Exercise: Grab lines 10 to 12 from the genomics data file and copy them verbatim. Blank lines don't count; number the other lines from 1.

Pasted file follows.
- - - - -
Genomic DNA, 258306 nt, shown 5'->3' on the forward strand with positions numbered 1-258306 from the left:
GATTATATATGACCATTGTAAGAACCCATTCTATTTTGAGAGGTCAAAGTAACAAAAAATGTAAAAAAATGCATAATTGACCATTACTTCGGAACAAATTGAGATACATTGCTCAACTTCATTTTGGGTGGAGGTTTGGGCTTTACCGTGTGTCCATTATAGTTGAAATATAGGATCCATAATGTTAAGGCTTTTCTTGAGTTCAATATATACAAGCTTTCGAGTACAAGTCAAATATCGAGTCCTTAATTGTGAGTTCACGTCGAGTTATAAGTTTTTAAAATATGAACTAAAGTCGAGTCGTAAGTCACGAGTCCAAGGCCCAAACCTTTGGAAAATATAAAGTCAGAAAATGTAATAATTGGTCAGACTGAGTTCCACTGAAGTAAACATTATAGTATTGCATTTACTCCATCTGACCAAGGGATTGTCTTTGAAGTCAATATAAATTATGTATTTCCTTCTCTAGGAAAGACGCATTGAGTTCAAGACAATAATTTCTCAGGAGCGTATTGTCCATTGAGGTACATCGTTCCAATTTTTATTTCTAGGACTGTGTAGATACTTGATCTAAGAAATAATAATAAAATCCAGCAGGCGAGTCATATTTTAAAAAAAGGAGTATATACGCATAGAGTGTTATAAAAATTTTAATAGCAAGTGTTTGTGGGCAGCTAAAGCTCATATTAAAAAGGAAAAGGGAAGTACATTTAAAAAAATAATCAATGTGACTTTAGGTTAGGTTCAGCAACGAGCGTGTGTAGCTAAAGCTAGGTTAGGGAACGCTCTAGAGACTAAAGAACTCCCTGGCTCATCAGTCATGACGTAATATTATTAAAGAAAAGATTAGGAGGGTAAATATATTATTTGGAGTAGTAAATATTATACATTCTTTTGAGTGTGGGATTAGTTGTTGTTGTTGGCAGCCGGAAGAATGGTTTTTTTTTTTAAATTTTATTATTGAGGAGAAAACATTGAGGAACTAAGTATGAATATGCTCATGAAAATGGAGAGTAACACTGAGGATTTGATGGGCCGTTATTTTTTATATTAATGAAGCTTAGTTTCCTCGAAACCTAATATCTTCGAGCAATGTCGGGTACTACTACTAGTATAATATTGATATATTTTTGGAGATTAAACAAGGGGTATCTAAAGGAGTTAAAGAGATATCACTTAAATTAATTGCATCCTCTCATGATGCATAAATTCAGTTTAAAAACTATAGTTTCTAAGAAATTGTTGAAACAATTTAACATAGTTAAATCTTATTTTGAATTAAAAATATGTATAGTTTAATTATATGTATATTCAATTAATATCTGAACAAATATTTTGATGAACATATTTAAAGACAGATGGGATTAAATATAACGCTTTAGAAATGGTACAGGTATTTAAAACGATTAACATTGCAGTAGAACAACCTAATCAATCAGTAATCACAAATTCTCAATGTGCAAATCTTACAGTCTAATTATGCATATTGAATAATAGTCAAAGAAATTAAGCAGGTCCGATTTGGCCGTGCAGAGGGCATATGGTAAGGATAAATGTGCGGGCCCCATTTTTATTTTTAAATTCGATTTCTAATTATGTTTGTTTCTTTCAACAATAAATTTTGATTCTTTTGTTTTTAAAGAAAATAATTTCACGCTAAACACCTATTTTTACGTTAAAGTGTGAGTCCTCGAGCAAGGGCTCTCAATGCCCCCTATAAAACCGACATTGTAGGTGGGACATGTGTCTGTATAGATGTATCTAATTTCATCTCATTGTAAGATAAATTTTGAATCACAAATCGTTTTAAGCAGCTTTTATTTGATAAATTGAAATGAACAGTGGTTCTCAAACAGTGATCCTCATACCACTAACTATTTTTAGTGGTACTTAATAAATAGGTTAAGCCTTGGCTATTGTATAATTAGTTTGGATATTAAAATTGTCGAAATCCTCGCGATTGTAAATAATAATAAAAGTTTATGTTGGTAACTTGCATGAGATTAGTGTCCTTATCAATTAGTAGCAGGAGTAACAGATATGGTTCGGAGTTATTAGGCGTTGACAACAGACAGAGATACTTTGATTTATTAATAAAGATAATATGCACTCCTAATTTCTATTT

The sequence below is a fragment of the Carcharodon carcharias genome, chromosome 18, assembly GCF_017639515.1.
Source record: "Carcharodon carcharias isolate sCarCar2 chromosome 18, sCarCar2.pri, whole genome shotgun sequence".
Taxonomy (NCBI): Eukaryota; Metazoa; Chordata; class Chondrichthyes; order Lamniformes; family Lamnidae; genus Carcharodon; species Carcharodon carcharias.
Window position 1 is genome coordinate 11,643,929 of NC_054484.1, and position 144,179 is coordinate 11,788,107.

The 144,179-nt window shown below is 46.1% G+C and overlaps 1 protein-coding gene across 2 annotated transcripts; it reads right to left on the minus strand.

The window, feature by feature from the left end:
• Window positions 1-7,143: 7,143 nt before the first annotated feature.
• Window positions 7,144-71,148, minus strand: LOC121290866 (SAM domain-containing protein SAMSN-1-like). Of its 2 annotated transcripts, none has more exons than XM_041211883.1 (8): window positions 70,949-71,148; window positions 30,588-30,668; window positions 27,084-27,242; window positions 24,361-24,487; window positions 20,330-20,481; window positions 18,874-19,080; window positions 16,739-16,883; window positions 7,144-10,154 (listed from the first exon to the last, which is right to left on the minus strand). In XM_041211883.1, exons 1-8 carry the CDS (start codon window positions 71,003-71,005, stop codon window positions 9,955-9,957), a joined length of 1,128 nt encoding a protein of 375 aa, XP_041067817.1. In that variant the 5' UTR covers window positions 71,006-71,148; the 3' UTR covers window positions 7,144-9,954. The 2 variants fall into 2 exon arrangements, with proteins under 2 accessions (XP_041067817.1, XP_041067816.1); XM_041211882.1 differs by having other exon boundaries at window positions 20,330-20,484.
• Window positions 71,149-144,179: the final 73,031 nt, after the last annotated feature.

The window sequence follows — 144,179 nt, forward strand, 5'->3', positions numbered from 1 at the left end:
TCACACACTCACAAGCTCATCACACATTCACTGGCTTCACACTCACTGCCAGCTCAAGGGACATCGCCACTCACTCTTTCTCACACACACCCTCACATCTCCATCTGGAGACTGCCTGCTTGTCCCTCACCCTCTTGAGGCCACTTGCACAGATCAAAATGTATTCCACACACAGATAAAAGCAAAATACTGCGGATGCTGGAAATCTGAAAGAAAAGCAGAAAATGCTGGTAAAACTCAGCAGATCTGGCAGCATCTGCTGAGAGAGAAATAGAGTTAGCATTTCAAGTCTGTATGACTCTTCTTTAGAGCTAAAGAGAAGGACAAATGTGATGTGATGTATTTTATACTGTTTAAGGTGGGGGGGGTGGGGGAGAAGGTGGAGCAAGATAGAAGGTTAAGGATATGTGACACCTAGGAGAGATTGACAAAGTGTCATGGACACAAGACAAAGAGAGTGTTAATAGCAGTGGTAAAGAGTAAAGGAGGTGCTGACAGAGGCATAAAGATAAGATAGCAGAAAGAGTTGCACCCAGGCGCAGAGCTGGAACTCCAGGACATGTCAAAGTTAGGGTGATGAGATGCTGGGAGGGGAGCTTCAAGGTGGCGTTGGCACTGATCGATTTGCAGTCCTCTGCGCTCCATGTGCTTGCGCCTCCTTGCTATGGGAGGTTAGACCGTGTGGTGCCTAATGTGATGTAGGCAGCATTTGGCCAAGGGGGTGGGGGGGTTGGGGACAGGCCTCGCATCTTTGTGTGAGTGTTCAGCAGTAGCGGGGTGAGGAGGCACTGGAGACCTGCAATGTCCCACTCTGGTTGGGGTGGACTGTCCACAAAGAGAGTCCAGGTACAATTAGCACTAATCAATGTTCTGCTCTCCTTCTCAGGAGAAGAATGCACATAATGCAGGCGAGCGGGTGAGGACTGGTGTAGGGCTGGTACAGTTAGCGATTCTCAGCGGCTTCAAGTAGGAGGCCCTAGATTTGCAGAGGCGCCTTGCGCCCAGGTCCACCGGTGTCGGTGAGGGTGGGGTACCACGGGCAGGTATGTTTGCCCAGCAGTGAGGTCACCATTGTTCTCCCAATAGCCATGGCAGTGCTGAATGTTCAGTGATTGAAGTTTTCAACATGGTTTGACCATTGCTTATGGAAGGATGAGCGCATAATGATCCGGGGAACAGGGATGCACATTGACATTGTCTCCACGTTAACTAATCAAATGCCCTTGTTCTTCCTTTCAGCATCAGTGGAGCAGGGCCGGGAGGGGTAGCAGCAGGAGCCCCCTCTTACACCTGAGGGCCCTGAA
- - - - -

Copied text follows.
• Window positions 7,144-71,148, minus strand: LOC121290866 (SAM domain-containing protein SAMSN-1-like). Of its 2 annotated transcripts, none has more exons than XM_041211883.1 (8): window positions 70,949-71,148; window positions 30,588-30,668; window positions 27,084-27,242; window positions 24,361-24,487; window positions 20,330-20,481; window positions 18,874-19,080; window positions 16,739-16,883; window positions 7,144-10,154 (listed from the first exon to the last, which is right to left on the minus strand). In XM_041211883.1, exons 1-8 carry the CDS (start codon window positions 71,003-71,005, stop codon window positions 9,955-9,957), a joined length of 1,128 nt encoding a protein of 375 aa, XP_041067817.1. In that variant the 5' UTR covers window positions 71,006-71,148; the 3' UTR covers window positions 7,144-9,954. The 2 variants fall into 2 exon arrangements, with proteins under 2 accessions (XP_041067817.1, XP_041067816.1); XM_041211882.1 differs by having other exon boundaries at window positions 20,330-20,484.
• Window positions 71,149-144,179: the final 73,031 nt, after the last annotated feature.

The window sequence follows — 144,179 nt, forward strand, 5'->3', positions numbered from 1 at the left end: